Ripe, Not Quite, and Not Even Close

August 18, 2012
By Holly Jennings

I have some club news—newsier news than the ongoing ebb and flow of members coming and going, and the cycling through of new cookbooks: The Dowdy Corners Cookbook Club will no longer be based out of Dowdy Corners. All else will remain the same: the name (when Steiglitz’s 291 gallery changed address from its location from its original address of 291 Fifth Avenue, he kept the name—so I am too); the growing list of members (Bhakti and Marianne being the most recent to join); and the club’s function—to explore new foods and cooking techniques with a group of likeminded passionate cooks who love cookbooks.


I could stop writing here, and this posting would truly be just an update on club news, and the shortest posting to date. Instead, it may become the longest bit of writing on this blog, except perhaps my posting last year about a trip to France, a place that encourages wordy praise. Aside from poetry, which I do not write, how is it possible to describe the impact of three life-changing years in 500 words or less, the length of a typical blog posting?




The house at Dowdy Corners is a 1940s cape which, being built on an older (more…)

Ginger: In Memoriam (October, 2009–January 19, 2012)

February 05, 2012
By Holly Jennings

To DCCC readers:

Every so often I post something about life at Dowdy Corners—the garden, the bees, and now the chickens. The following story about the death of one of our chickens may seem completely unrelated to the club’s main business of reading cookbooks and preparing recipes, but it’s not: Many of Ginger’s eggs have been used in the preparation of food posted on the DCCC blog (click here, here, and here), and have even made it into print as one of the star ingredients in Udon Noodles with Everything, included in my friend Debra Samuel’s newest cookbook My Japanese Table. On the blog I don’t explicitly talk about where food comes, how it’s grown, and how it gets onto our tables, yet it’s something I think about a lot. Keeping chickens at Dowdy Corners has been one significant part of an on-going experience learning about food. If you don’t keep chickens, you may find this story maudlin; if you do keep them, you will know how easy it is to get attached to these domesticated fowl. This story is one of several I’m working on about our chickens, many of which are not sad at all, but are very happy chicken stories.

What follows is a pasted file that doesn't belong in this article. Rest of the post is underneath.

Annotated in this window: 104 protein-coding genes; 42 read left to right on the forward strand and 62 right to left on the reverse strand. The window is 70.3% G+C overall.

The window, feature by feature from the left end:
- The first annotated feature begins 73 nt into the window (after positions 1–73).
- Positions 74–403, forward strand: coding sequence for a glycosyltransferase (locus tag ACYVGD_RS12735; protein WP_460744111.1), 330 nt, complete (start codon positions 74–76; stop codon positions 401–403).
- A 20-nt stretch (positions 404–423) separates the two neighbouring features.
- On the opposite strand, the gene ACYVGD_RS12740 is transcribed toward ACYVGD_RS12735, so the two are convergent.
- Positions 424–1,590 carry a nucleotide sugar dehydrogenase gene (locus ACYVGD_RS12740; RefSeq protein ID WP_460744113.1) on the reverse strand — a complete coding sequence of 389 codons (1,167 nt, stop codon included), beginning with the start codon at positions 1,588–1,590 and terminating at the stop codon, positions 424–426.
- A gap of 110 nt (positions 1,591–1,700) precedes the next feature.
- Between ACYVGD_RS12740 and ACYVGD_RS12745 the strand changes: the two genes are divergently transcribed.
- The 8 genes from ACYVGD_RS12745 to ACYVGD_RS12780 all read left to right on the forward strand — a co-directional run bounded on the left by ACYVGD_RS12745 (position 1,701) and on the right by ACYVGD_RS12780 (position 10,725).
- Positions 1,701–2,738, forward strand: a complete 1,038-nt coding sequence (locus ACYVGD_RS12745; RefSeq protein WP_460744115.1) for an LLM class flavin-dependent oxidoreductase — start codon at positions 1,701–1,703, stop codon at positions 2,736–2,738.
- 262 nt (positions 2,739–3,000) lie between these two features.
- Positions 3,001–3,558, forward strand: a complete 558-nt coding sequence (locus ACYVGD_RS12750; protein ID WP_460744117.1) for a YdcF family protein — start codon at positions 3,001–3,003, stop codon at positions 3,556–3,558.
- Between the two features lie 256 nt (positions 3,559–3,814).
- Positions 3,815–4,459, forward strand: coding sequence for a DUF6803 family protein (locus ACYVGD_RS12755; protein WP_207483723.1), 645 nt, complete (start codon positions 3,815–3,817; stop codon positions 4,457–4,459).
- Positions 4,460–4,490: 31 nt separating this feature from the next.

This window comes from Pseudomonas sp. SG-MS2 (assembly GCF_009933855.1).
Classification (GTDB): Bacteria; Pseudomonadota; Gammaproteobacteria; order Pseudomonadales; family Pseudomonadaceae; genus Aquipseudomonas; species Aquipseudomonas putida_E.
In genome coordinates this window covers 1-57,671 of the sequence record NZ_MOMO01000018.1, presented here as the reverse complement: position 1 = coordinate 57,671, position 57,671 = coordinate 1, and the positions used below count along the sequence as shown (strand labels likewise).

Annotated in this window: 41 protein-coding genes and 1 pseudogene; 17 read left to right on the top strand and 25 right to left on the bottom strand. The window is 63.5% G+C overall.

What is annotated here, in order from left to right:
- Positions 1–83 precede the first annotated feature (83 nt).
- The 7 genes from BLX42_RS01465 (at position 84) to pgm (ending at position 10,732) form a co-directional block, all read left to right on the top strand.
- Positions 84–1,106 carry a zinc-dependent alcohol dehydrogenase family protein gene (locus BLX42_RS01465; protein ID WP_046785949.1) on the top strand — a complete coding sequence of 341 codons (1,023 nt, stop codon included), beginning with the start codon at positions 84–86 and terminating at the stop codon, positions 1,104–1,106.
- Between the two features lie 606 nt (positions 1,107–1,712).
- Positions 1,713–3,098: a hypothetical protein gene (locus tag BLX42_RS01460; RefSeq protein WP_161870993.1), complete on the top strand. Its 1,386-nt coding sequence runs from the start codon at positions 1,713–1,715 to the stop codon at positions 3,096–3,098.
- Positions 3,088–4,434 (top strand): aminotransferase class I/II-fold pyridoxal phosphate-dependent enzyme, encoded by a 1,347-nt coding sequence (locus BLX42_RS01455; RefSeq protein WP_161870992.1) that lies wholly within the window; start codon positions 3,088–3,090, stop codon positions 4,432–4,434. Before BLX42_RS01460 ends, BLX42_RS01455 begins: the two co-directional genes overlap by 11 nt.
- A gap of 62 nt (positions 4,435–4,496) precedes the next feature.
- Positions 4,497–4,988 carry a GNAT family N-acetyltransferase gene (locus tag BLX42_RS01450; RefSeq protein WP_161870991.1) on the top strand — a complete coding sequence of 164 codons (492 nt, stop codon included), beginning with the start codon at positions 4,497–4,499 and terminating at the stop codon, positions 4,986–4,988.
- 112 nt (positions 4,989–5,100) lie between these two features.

Ginger’s egg. Page from My Japanese Table (photography by Heath Robbins; styling by Catrine Kelty)


The morning started out innocently. After receiving a handfed breakfast of leftover dinner roll, Ginger, in the newspaper-lined pet carrier she’d been placed in the night before, was ready to be taken to her 8:40 a.m. appointment with Dr. Barcelow to see what could be done, should be done about her “pouch.”


Though not as large and bulbous as it had been before the surgery, when we had mistakenly identified it as an abscess, her abdomen was sagging more, it seemed, every day. Without the aid of muscle, Ginger’s skin was stretching and thinning under the weight of her intestines. When she was tucked in for the night, sitting on the perch, the pouch dangled in mid-air at an impossible distance from her body, like a reluctant teardrop of water suspended from the end of a faucet.


There were other alarming signs: Featherless and exposed to cold January air, the (more…)

The Golden Worm

January 06, 2012
By Holly Jennings

Every Christmas my Aunt Stephanie makes handmade ornaments. They are always made of cloth or paper, or often a combination of the two, and fit unassumingly into a common letter-size envelope, which carries them to friends and family members.

This past holiday’s handwork is a bird constructed of white paper using deceptively simple origami folds. In its beak is a small portion of (more…)